This is an update to a May 30, 2013 post.
Google released its latest algorithm update, the so-called “Penguin 2.0,” and as is usually the case with major announced updates to Google's algo, a bunch of people got their panties in a bunch. Officially, Google is calling this the “Penguin webspam algorithm.”
No matter. I wrote about this before, here, here, and here. SEO, as we know it, is DEAD. Seriously. The old ways of tricking the search engines (the only one left, for all practical purposes, is Google) have been rendered useless.
Back before Google (B.G.), we used to be able to stuff keywords in a webpage and get it ranked pretty highly quite easily. Then, when Google came along, we had to go out and build links to our “money sites.” Then, as Google got smarter, we had to disguise our link building by building links to links that linked back to our money sites.
Automated software like SEnuke became the rage. Push a button and your SEO was done! Praise the SEO Lord!
Now, all that is pretty much crap. Don't waste your time with it. But take all this with a grain of salt. Some of this stuff still works, but doing any sort of SEO carries risks, chief among them that what works today may not work tomorrow and may even work to the detriment of your site in the coming months.
It's not like everything you do SEO-wise will get your site killed…but doing this instead of that may cost you time, effort, and dollars. Best to spend those scarce resources on what works, right?
So–what works? And better yet, how do you actually do the work to get it done?
SEO Best Practices
There are 4 critical things that Google is looking for when it comes to ranking web pages and websites. They are:
- Quality content
- Traffic (yeah, I'll get to that)
- Backlinks (there's more to it than just numbers; in fact, more can be worse than less)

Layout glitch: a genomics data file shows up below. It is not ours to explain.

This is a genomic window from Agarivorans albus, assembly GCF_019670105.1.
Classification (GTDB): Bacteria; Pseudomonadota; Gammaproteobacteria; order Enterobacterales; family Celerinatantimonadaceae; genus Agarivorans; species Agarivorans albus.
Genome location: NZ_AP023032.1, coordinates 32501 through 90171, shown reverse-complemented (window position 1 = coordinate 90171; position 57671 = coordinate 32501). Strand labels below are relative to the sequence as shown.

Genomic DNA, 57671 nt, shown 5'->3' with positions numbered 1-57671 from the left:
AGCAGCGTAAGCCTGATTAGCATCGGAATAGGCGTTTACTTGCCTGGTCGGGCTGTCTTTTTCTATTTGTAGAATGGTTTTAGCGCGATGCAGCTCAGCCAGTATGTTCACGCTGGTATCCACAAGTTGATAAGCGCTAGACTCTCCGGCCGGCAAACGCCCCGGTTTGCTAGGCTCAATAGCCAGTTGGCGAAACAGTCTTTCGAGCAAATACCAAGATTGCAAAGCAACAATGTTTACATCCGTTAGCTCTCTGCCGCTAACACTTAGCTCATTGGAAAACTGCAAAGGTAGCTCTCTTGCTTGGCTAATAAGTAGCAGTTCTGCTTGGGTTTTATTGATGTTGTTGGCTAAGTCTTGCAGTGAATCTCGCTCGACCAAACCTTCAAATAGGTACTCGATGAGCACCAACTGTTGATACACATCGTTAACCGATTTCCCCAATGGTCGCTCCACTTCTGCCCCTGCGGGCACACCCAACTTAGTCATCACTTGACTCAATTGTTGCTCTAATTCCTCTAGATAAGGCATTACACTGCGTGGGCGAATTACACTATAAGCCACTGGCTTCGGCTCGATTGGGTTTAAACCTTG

- Social signals
We'll tackle each of these in turn.
By now, you have no doubt heard the expression, “Content is king.” And it is. The more quality content your site has, the better. Hands down. No question about it. If another website outranks yours and it has inferior content, just chalk it up to the fact that Google hasn't caught up with its own proclamations yet. Yet, at the end of the day, Google really only cares about whether they are supplying the best content to their users.
Since “best” is a subjective term, it is hard to quantify it. But Google does it by looking at what other people and sites are saying about your content. In short, if other people link to your content, they are casting a vote in favor of your website. If droves and droves of “peer sites” are referring their visitors to your pages, you better believe that your content is being held in very high esteem.
The way to get others to vote for you is by writing quality content. And lots of it. Again–in this case, more is better. Frequency matters, too. All other things being equal, more frequent publication of new, quality content is better than less frequency. Get in the habit of writing a lot.
Yeah, Google looks at how much traffic you get and rewards you for it. It seems sort of backwards, right? I mean, you're doing SEO so that you can rank higher in the SERPs so that you get more traffic. More traffic means more potential buyers or customers. Simple.
But you can't get traffic if you can't get ranked and you can't get ranked high if you don't get a fair amount of traffic. So what do you do? You buy traffic 🙂
This, after all, is what Google wants; it's how they make the bulk of their money (if you buy AdWords). If you have a new site or just want a bump in rankings, go out and spend some dough on AdWords or Facebook ads. When you invest in paid ads, typically, once your ad buy is over, the traffic dries up. That's because people typically send traffic to landing or squeeze pages. You don't really want to do that. You want to spend a few bucks to get an initial influx of traffic that keeps coming back.
Why do they come back? Because your content is awesome, that's why.
So all you're really doing is paying for a burst of traffic. Once you get visitors, you have to entice them back with top-quality content. See why content is king?
Backlinks come from two places: Your own site and other people's sites. While internal backlinking has benefits, it's the backlinks that come from other sites that you really want to covet. In the “old days,” one could simply get thousands of Xrumer backlinks and call it a day, rank well, and get as much traffic as you wanted. Now, not so much. Google knows those links are crap.